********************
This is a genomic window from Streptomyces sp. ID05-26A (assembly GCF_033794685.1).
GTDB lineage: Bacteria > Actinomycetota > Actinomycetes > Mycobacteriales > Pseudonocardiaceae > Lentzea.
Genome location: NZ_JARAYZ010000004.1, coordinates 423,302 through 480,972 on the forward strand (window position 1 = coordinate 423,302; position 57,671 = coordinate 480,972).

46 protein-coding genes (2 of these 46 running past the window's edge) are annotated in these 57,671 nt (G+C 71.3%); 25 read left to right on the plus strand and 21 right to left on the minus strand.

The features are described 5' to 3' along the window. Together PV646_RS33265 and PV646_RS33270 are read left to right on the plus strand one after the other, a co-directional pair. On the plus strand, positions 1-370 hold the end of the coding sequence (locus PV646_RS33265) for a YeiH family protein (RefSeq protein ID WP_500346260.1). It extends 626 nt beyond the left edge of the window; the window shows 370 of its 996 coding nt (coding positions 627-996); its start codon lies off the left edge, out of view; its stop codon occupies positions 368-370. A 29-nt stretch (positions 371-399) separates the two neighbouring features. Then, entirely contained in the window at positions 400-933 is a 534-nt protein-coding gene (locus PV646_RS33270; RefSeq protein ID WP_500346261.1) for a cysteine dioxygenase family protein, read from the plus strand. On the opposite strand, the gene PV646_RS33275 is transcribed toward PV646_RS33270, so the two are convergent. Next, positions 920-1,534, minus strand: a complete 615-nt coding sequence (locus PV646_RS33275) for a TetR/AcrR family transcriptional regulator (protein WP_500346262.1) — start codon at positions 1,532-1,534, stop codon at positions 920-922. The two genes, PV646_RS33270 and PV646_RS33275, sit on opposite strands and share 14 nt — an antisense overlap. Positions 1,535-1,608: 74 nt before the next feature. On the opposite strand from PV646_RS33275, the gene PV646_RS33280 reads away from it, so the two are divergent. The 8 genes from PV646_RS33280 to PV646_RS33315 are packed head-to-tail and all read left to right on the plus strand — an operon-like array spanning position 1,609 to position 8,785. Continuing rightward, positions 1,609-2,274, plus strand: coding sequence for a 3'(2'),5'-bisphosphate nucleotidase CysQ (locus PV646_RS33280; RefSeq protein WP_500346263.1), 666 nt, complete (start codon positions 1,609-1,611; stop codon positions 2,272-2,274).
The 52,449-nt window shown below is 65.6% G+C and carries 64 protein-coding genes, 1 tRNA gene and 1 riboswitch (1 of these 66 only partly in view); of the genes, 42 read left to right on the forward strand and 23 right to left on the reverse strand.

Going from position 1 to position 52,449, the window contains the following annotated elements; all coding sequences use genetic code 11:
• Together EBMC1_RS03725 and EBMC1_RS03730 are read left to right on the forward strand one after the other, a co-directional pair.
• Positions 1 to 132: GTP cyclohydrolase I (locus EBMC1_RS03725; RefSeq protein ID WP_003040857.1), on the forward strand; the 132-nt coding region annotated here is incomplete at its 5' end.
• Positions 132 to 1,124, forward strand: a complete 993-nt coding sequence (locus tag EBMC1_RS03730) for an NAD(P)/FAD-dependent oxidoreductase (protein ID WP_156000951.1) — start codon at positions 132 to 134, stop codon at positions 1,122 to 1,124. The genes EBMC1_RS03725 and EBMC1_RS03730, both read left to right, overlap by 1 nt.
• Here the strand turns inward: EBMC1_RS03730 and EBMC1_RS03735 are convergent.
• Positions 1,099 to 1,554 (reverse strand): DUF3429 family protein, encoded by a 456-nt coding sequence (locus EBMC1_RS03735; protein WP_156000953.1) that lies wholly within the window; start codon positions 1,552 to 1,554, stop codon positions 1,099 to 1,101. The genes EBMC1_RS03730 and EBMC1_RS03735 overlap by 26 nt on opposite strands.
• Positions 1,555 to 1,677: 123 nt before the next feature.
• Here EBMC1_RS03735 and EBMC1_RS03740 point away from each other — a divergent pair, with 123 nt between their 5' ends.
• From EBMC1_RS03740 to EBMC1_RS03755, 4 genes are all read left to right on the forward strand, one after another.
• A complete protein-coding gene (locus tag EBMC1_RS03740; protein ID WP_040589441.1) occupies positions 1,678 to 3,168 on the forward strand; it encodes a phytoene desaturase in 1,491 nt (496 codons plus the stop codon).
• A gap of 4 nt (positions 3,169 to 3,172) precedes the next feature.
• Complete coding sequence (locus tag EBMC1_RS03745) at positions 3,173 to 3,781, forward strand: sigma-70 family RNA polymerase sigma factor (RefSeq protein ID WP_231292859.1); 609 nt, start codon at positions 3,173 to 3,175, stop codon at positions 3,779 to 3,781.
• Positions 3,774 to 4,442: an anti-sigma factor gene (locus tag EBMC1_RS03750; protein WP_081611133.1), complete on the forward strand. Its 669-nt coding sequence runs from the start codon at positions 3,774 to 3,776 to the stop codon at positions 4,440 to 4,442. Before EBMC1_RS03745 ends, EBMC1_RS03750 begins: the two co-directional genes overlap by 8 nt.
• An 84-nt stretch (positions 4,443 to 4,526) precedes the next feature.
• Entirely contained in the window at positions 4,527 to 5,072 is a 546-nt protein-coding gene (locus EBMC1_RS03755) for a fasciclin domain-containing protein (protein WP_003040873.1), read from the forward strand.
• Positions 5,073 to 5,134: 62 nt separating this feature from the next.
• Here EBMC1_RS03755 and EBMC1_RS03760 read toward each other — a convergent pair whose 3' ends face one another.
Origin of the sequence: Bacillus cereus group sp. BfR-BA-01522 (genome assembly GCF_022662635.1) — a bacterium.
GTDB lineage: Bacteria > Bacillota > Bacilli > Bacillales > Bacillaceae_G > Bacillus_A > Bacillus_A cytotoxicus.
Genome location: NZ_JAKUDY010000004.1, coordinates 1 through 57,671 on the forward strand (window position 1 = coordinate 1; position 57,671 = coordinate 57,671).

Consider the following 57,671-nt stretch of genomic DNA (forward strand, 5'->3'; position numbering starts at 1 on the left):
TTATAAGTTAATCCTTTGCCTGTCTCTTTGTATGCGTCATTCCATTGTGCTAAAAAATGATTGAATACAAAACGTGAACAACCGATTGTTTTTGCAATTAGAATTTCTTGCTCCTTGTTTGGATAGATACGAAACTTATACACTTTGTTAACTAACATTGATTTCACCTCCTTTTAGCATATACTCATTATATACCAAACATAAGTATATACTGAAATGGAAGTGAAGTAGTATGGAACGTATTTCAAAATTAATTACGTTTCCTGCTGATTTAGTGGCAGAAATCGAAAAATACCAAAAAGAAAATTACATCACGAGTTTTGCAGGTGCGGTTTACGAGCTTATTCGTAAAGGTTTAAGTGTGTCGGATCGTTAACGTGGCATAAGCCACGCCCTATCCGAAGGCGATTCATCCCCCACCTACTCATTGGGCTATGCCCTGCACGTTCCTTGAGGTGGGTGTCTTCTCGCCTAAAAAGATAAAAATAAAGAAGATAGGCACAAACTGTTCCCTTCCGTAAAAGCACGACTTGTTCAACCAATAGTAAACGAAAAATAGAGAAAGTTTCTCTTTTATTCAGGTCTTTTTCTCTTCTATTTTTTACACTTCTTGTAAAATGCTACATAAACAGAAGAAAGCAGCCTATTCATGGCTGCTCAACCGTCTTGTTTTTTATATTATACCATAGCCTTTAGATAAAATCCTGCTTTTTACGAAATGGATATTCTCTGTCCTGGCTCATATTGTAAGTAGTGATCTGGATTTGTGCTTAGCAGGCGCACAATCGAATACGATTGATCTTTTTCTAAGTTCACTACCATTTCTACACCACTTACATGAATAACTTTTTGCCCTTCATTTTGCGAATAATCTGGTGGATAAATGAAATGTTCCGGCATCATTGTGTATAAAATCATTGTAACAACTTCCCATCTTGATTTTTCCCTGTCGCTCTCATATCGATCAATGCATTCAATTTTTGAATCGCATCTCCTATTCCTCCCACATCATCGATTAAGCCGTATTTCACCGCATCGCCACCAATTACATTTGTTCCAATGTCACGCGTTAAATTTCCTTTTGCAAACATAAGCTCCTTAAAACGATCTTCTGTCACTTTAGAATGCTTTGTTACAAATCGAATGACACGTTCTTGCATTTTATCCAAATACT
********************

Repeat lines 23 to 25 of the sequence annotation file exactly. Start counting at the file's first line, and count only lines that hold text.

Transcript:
• Here EBMC1_RS03755 and EBMC1_RS03760 read toward each other — a convergent pair whose 3' ends face one another.
Origin of the sequence: Bacillus cereus group sp. BfR-BA-01522 (genome assembly GCF_022662635.1) — a bacterium.
GTDB lineage: Bacteria > Bacillota > Bacilli > Bacillales > Bacillaceae_G > Bacillus_A > Bacillus_A cytotoxicus.